Mindful vs. Mindless EatingThough this article is about mindful eating, I first want to talk with you about mindless eating. Mindless eating can be any of the following:
- Plowing through a meal in a matter of minutes
- Eating while driving
- Eating while walking
- Eating while chatting with another person
- Eating while reading
- Eating while watching TV
- Noshing on something after dinner because you were bored
- Eating as a way of dealing with stress
- Snacking on food as you are cooking a meal or putting leftovers away
- Grazing at a snack table during a party
Tips to Become a Mindful EaterIf you’ve been a mindless eater for most of your life, it will take practice to become a mindful eater. Here are some basic steps.
- Ask yourself: Why am I eating? How hungry am I? Is this food healthy?
- Eliminate distractions—phones, TVs, music. Eat in silence. Be ready to use all of your senses.
- Put your utensil down after taking a bite. Do not pick the utensil until you have swallowed your food.
- While chewing, think about the different flavors and textures. This will enhance them and make you enjoy them more.
- Chew each bite thoroughly and do not swallow until it is completely liquified.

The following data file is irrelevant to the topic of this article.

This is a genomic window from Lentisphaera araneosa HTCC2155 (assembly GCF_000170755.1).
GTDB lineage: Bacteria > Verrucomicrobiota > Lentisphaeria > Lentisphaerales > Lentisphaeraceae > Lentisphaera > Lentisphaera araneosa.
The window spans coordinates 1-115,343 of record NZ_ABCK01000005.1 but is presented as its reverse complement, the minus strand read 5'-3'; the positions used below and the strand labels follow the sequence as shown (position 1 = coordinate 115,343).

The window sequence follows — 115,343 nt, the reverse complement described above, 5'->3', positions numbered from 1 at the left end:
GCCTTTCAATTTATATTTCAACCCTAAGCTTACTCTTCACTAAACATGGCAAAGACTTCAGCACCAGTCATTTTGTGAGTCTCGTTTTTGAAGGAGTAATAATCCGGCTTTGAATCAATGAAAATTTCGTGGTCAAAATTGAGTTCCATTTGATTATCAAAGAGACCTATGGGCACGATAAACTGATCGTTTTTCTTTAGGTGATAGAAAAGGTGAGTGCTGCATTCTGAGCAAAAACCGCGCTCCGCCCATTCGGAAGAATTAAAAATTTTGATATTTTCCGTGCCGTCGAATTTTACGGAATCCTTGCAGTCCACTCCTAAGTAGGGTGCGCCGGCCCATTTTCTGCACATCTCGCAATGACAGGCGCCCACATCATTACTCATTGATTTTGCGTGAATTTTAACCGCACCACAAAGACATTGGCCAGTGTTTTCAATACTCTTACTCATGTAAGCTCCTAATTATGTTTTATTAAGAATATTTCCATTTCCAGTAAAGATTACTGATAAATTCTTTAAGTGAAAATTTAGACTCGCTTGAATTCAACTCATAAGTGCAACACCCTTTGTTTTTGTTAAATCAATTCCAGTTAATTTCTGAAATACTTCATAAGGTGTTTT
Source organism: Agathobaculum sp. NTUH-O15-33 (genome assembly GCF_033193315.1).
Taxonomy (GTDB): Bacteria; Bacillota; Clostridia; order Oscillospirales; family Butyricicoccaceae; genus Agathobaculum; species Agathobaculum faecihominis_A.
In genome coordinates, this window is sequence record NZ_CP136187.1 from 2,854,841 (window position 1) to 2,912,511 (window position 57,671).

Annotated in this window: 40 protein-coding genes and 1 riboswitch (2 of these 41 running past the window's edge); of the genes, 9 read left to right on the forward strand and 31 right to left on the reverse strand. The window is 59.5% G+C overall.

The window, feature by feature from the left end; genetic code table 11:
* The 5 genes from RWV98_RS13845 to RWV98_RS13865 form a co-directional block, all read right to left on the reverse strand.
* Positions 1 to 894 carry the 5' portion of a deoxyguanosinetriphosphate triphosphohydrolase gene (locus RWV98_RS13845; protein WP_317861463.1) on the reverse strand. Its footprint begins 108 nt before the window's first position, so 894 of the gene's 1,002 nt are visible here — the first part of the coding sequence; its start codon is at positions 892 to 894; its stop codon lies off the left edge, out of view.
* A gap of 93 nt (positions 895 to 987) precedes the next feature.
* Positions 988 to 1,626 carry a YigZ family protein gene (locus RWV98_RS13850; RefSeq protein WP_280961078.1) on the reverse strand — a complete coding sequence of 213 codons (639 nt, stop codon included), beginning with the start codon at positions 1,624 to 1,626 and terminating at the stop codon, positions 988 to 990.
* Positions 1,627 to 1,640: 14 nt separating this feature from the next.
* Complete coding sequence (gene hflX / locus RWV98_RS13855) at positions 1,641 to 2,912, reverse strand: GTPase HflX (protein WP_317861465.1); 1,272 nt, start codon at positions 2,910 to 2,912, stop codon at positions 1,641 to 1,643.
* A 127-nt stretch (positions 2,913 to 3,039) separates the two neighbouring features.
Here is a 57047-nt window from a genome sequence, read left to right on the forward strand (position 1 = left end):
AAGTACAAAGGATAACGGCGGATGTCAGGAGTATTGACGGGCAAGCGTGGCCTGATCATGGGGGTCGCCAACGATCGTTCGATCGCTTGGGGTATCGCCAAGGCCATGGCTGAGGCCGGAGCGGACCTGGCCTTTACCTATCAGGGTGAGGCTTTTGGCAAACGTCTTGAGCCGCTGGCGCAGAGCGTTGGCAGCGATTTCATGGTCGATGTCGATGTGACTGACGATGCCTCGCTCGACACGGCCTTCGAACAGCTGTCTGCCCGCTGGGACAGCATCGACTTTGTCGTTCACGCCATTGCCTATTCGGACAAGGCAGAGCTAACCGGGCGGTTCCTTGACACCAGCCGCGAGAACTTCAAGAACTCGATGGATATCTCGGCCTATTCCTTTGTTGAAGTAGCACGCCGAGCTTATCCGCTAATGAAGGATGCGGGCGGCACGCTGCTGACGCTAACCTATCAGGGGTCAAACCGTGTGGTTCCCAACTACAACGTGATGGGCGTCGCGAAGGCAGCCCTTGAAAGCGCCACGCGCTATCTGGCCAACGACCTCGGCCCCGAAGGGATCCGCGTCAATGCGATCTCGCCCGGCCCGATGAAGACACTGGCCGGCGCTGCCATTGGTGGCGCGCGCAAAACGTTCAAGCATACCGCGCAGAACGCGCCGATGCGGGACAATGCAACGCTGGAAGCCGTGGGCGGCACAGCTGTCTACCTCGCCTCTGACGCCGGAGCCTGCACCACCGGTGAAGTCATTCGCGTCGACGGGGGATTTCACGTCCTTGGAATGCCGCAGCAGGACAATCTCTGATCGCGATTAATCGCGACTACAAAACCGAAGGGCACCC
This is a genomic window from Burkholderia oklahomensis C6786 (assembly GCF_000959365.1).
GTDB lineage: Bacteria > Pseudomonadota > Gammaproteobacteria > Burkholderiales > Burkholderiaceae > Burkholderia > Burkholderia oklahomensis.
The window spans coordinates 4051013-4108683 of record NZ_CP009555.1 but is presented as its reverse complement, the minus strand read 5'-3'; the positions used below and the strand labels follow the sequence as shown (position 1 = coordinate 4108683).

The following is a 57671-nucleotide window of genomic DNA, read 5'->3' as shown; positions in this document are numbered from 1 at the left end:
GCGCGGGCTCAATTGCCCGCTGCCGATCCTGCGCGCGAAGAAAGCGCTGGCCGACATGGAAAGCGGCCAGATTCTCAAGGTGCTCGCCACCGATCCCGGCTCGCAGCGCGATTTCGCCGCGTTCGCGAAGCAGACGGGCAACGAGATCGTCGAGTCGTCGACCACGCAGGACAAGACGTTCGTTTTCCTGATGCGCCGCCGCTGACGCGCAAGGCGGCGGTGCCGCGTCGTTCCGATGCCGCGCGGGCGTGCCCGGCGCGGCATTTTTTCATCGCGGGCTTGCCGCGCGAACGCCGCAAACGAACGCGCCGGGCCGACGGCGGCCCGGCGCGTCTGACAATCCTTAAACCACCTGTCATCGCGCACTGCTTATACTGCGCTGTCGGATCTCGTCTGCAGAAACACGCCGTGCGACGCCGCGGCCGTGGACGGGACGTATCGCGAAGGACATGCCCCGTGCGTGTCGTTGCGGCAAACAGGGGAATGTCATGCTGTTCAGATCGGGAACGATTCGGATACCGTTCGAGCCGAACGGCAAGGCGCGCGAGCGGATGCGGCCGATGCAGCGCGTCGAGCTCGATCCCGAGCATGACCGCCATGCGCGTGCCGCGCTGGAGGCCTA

- Do not rush your meal.
- Throughout your meal, continue to ask yourself why you are eating and how hungry you are.
- Stop eating when you are full.
How Mindful Eating Helps YouLet me be clear: Mindful eating is not a diet. It’s not about giving up any of your favorite foods. It’s doesn’t involve reading labels or counting points. It’s bigger than that. At its core, it’s about paying attention to everything about the food you are eating—what you are eating, why you are eating it, how much of it you are eating, where you are eating it, and so on. Eating mindfully means eating less. That’s because mindfully eating a meal will take longer than 20-30 minutes. It’s likely that during your meal, you will find yourself becoming full. That’s your cue to put the fork down and start packing up your leftovers. However, I encourage you to do this part quickly to avoid any mindless picking and grazing at the rest of your meal. Get it in your fridge and get on with the rest of your day feeling lighter and healthier. Mindful eating is proven to shed pounds effectively and permanently. It’s a testament of what we can do if we put our minds to it.
- Berman, Jae. “How a common meditation technique can help you eat more healthfully.” Washington Post. Published May 25, 2017.
- Gordinier, Jeff. “Mindful Eating as Food for Thought.” New York Times. Published Feb. 7, 2012.
- Delan, J., et al. “Pilot study: Mindful Eating and Living (MEAL): weight, eating behavior, and psychological outcomes associated with a mindfulness-based intervention for people with obesity.” National Institute for Health. Published November 2010.